Prototype image

Each player has two workers (or thematically, explorers). The board has three areas depicting the three continents you can explore. Each area has space for 3-4 explorers (again, dependent on player count) which are placed, one each at a time, in turn order.

This is a very quick phase, but not without its interesting decisions. Being first into an area is only going to be good if what you want is already on show, or if the path forward is looking fairly risk free (see below) – while following a player who is taking a different path to victory than you could be equally beneficial.

Exploring is done from the top worker on the board to the bottom. There will always be at least two cards in an area when your explorer starts his turn, although there could be up to four. The active explorer has four choices: flip over a new card (if there is less than five on view), hire a helper (once per explorer), use a piece of their equipment, or stop exploring and cash out. If you cash out, you get your choice of one prize (normally one card) from that area – unless you have managed to turn over five cards in the area, which allows you two picks. Double the prize is clearly a strong incentive to keep pushing; but fail and you’ll get nothing.

So how do you fail? Each card in the exploration deck has a good chance of having one of three symbols on it, representing a disaster that may befall your intrepid explorers. If the flipped cards in your area ever have either one of each symbol, or three of the same ones, its curtains for you (you do get some coin back for your trouble). The three areas have increasingly higher chances of including those symbols on their cards, but – you guessed it – also have more valuable rewards. The rewards themselves are your bog-standard selection of set collection style scoring systems, while some give immediate boosts to your renown or cash pile. If a deck of cards for an area runs out, the game ends prematurely. Either way, the player with the most victory points will be the winner.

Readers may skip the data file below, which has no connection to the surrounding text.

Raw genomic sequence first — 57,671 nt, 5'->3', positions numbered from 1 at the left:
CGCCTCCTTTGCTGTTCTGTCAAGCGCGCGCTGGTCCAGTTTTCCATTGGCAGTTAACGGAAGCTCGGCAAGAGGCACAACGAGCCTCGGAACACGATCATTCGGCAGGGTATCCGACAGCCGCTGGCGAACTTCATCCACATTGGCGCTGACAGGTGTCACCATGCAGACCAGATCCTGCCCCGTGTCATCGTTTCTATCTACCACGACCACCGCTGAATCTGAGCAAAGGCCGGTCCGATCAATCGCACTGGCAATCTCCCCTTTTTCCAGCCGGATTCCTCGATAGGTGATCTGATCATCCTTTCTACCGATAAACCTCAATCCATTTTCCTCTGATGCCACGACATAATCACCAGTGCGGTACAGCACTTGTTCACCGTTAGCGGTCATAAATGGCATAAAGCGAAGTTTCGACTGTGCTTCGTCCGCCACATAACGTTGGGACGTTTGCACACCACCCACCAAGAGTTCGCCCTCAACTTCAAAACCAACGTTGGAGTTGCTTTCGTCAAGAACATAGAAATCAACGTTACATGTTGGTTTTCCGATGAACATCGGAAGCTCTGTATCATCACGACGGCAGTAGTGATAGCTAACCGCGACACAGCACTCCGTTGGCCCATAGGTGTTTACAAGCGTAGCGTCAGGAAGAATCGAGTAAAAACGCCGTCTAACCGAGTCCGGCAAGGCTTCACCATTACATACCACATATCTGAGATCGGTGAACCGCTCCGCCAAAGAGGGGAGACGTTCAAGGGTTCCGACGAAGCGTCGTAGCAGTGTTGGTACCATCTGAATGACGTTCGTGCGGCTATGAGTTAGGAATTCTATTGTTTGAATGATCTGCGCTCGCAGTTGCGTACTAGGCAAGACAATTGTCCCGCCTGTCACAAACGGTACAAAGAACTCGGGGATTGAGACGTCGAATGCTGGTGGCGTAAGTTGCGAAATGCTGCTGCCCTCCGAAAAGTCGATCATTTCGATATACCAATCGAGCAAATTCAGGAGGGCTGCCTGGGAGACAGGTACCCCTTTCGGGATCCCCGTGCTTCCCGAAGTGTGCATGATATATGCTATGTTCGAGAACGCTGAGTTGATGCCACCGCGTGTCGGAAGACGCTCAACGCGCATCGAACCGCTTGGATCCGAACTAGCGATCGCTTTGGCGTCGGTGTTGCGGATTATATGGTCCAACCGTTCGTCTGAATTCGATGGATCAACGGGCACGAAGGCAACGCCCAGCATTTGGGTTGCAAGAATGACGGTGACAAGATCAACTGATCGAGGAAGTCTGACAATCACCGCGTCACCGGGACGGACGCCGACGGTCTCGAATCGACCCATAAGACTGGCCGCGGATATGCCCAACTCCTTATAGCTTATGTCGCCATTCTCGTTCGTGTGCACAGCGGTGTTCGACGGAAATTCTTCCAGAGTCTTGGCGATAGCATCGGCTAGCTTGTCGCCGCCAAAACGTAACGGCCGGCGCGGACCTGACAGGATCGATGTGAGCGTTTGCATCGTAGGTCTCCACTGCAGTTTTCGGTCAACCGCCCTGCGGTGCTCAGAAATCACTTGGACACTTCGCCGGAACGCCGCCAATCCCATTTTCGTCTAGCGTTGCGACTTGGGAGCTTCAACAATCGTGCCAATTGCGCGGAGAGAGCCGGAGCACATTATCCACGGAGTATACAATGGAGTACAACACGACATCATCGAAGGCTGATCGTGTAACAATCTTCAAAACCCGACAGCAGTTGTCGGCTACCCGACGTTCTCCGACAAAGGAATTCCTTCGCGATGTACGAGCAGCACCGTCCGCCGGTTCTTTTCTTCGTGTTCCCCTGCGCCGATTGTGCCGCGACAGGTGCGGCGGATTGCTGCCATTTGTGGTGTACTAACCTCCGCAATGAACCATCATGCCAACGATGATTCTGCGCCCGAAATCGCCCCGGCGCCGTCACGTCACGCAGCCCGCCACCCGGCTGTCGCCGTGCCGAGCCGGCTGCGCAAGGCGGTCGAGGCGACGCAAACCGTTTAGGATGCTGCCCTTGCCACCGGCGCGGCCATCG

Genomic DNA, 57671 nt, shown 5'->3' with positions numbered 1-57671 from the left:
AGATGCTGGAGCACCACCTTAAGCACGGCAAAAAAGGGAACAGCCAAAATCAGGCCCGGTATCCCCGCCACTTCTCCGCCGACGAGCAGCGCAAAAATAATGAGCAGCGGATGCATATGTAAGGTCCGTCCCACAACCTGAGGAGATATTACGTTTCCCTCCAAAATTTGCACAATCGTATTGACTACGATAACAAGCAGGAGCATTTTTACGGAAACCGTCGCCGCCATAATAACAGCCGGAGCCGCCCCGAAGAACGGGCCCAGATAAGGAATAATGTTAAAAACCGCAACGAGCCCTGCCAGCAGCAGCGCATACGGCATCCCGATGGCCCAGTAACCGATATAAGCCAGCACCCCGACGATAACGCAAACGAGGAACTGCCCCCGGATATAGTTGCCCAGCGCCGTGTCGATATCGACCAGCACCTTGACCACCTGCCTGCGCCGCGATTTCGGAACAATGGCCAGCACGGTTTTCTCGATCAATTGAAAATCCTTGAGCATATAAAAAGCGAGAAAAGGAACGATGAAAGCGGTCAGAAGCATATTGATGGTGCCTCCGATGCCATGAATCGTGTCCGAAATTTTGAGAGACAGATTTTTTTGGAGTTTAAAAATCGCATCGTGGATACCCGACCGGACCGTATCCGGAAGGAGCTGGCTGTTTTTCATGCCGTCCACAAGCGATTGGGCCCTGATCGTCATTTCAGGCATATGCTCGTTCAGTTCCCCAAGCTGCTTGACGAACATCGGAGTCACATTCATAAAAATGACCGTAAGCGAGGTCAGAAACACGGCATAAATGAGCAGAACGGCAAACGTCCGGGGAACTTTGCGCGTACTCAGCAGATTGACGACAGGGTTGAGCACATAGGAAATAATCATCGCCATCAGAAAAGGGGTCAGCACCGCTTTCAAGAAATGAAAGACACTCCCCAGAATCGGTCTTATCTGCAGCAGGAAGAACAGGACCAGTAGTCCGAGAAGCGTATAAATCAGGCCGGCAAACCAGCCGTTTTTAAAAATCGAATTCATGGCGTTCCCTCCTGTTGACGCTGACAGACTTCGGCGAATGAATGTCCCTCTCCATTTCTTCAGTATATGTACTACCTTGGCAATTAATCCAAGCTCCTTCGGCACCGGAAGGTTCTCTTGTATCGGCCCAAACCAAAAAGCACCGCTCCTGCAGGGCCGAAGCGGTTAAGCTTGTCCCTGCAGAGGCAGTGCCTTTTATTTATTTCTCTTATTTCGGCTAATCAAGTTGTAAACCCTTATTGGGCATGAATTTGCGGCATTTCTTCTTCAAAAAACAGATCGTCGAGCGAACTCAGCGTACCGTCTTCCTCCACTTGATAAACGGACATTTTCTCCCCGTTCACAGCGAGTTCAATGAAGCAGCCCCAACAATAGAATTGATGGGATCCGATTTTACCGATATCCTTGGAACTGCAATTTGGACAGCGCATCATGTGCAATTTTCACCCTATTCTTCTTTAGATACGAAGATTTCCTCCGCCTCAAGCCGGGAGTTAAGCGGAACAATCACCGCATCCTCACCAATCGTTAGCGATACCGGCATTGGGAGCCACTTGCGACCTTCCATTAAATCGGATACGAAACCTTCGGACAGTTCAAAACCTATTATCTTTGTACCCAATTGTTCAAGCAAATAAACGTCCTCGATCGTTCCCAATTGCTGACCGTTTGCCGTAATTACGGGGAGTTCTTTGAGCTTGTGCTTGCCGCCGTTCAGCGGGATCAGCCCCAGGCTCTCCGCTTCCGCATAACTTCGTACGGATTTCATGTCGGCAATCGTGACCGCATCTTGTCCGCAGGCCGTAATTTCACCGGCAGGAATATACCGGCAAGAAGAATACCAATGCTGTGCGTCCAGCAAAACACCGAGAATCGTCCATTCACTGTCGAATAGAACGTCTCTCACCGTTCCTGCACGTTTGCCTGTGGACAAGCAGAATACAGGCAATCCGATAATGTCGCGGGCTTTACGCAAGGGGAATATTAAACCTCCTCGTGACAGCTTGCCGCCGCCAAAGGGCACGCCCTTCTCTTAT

The four sides

Prototype image

These are me, plus three fictitious players drawn from observing my friends and their respective quirks and play styles.

  • The writer: In an age where a ridiculous number of games are released each year, it’s hard to get behind an elegant game which brings nothing new to the table. That said, there’s always a place for games that put existing mechanisms together in a satisfying way – and Exploriana does just that. The auction and worker placement are both satisfyingly interactive without any ‘take that’ or blind luck spoiling them; while the push your luck is just that – but with a bit of mitigation available to smooth the edges.
  • The thinker: There’s little here for the serious strategist, but the game doesn’t pretend otherwise. If a player simply flips cards and gets lucky, taking two prizes per turn but with no investment in mitigation, they’re likely to come out on top. But the game plays quickly and does exactly what it says on the tin, so no complaints from me. You can go for money and try to get items that help mitigate the luck – but frankly I’d rather just play something else.